But, this is a whole blog post in itself, so I will have to delve into this at another time.

Back to 1942, my grandmother, her mother and father, and a baby on the way, drove out to California, for her father to find work in the Richmond shipyards. Once there, her father worked for the Kaiser shipyards, the same Kaiser who developed what we know as today Kaiser Permanente HMO healthcare. As a side note, I recently learned that her older sister worked as a typist for Kaiser.

My grandmother would start a new life in the new town of Richmond, CA. Fortunately, her sister lived not too far away in a town called Linden (near Stockton). She was married to one of the Purviance sons, who were known for their oil drilling in the area. My grandmother would often go down to visit her sister and see her nephew and spend time with the Purviance family.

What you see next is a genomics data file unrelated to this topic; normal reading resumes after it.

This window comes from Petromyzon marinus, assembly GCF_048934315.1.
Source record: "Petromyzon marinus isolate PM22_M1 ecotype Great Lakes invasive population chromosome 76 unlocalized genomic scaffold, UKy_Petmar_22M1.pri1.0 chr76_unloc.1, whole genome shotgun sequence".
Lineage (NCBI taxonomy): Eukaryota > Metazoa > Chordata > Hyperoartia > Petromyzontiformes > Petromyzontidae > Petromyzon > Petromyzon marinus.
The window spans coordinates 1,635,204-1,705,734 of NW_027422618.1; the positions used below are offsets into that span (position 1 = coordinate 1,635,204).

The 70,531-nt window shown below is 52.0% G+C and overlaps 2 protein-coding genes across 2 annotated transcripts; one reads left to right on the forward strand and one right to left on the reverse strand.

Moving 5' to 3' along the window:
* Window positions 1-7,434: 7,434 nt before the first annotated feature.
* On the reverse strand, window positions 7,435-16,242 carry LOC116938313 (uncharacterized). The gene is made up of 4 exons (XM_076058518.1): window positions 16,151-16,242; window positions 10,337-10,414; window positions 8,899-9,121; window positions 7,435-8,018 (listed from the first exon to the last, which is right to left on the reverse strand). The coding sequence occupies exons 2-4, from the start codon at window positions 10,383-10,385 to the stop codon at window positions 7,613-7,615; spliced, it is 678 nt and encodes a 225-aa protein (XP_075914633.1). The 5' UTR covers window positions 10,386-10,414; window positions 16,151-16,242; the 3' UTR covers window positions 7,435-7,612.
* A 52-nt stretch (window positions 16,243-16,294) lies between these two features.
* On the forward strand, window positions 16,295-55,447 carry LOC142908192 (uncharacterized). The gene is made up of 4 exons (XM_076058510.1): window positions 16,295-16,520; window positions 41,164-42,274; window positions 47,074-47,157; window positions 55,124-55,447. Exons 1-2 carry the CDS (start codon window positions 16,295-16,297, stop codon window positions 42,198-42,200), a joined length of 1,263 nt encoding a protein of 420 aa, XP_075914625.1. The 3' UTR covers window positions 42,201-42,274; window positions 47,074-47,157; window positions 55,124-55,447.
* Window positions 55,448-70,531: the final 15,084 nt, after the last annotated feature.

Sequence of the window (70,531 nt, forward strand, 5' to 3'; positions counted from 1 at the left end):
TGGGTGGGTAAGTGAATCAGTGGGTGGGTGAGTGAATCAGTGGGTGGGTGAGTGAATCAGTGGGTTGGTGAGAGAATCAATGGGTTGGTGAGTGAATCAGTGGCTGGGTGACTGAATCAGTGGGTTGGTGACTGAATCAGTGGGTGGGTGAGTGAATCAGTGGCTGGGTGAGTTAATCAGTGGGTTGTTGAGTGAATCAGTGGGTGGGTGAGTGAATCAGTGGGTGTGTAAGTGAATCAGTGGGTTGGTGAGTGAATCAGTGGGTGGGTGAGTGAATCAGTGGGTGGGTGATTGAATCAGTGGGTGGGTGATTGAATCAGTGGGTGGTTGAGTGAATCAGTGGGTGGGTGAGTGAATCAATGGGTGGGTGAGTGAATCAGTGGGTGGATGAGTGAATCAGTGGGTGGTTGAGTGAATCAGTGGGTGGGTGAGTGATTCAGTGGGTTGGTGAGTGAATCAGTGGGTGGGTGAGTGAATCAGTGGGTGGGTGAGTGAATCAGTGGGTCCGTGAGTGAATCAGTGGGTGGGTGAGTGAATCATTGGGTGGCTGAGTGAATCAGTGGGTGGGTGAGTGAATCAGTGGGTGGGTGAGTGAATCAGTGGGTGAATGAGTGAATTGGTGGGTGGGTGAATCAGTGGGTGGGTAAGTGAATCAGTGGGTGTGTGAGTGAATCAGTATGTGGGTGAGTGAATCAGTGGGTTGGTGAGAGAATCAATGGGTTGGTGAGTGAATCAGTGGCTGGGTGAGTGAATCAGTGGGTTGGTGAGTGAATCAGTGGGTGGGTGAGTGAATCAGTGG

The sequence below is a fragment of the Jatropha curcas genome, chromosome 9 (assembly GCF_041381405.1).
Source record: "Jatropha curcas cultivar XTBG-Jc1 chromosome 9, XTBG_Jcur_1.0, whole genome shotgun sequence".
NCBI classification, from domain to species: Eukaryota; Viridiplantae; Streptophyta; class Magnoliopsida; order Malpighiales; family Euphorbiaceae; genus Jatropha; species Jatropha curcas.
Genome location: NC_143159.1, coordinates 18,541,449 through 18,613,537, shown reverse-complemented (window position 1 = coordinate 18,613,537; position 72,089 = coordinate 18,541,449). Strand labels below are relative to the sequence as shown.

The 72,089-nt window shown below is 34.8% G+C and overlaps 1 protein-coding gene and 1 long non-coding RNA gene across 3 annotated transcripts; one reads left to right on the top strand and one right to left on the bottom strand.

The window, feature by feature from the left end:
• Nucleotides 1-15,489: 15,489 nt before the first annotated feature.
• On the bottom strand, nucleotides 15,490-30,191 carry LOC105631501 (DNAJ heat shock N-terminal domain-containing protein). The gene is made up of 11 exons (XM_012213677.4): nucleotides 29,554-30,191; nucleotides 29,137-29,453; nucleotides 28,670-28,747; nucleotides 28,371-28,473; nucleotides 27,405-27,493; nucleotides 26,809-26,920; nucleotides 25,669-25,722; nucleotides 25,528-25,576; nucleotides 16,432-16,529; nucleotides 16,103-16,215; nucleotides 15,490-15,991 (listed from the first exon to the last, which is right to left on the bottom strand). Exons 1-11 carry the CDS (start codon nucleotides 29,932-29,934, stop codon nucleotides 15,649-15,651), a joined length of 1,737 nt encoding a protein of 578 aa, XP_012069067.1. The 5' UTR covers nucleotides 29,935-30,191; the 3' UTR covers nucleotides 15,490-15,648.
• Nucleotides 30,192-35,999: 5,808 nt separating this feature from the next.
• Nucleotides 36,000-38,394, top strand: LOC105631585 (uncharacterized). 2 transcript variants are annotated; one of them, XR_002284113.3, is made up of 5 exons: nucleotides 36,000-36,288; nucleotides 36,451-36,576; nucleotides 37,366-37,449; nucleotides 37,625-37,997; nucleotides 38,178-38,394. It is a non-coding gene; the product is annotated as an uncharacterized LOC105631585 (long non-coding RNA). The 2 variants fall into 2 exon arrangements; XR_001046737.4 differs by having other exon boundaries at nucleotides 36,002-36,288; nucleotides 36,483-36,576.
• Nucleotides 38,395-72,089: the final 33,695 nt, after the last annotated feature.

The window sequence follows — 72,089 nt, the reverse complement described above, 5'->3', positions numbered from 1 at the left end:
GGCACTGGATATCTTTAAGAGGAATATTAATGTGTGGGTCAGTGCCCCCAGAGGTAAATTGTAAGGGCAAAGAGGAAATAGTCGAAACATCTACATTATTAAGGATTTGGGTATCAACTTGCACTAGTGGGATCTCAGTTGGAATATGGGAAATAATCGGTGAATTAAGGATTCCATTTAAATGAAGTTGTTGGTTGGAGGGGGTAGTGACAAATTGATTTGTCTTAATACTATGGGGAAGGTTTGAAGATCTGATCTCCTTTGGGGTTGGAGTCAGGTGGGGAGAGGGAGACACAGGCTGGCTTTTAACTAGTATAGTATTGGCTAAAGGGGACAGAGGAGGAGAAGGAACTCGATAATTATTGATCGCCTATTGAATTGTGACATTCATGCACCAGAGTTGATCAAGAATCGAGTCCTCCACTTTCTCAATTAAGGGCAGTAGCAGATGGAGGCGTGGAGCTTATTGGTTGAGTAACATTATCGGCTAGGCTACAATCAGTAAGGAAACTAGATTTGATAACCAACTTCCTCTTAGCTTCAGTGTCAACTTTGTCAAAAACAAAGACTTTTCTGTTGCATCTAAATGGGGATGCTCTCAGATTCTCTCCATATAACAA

Here are a few pictures during this time in the early 1940's when they were knew to the area and new to California. However, I think they adapted well to California. The weather was far more milder than North Dakota's harsh winters; the scenery was not quite as flat and of course, there was the beach! And, dance halls - where she'd meet my grandfather (sometime in 1947) who was a native to El Cerrito and part of a very large Irish family.

Grandma with her youngest sibling, James (Jimmy), Richmond, CA, 1945

Grandma at the kitchen table, Richmond, CA

Grandma outside their Richmond, CA home, a common spot for poses, circa 1942-43

 She is holding a flower (not a cigarette - Grandma never took up smoking)

In Linden with her nephew

Not long before they headed out to California, circa 1941, Wishek, ND